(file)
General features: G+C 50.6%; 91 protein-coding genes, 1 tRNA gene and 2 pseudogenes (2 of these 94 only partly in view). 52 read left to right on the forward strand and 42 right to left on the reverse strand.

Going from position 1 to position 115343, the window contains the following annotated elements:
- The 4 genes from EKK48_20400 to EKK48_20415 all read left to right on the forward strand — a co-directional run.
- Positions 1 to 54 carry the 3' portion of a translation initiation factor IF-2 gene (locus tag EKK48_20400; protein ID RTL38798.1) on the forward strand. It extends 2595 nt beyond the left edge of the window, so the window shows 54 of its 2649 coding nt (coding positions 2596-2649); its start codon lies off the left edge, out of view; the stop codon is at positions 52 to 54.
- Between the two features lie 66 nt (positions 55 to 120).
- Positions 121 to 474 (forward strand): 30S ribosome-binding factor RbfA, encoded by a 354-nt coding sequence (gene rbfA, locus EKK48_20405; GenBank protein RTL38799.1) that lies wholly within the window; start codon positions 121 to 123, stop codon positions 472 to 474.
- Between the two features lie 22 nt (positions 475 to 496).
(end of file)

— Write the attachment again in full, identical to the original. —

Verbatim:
General features: G+C 50.6%; 91 protein-coding genes, 1 tRNA gene and 2 pseudogenes (2 of these 94 only partly in view). 52 read left to right on the forward strand and 42 right to left on the reverse strand.

Going from position 1 to position 115343, the window contains the following annotated elements:
- The 4 genes from EKK48_20400 to EKK48_20415 all read left to right on the forward strand — a co-directional run.
- Positions 1 to 54 carry the 3' portion of a translation initiation factor IF-2 gene (locus tag EKK48_20400; protein ID RTL38798.1) on the forward strand. It extends 2595 nt beyond the left edge of the window, so the window shows 54 of its 2649 coding nt (coding positions 2596-2649); its start codon lies off the left edge, out of view; the stop codon is at positions 52 to 54.
- Between the two features lie 66 nt (positions 55 to 120).
- Positions 121 to 474 (forward strand): 30S ribosome-binding factor RbfA, encoded by a 354-nt coding sequence (gene rbfA, locus EKK48_20405; GenBank protein RTL38799.1) that lies wholly within the window; start codon positions 121 to 123, stop codon positions 472 to 474.
- Between the two features lie 22 nt (positions 475 to 496).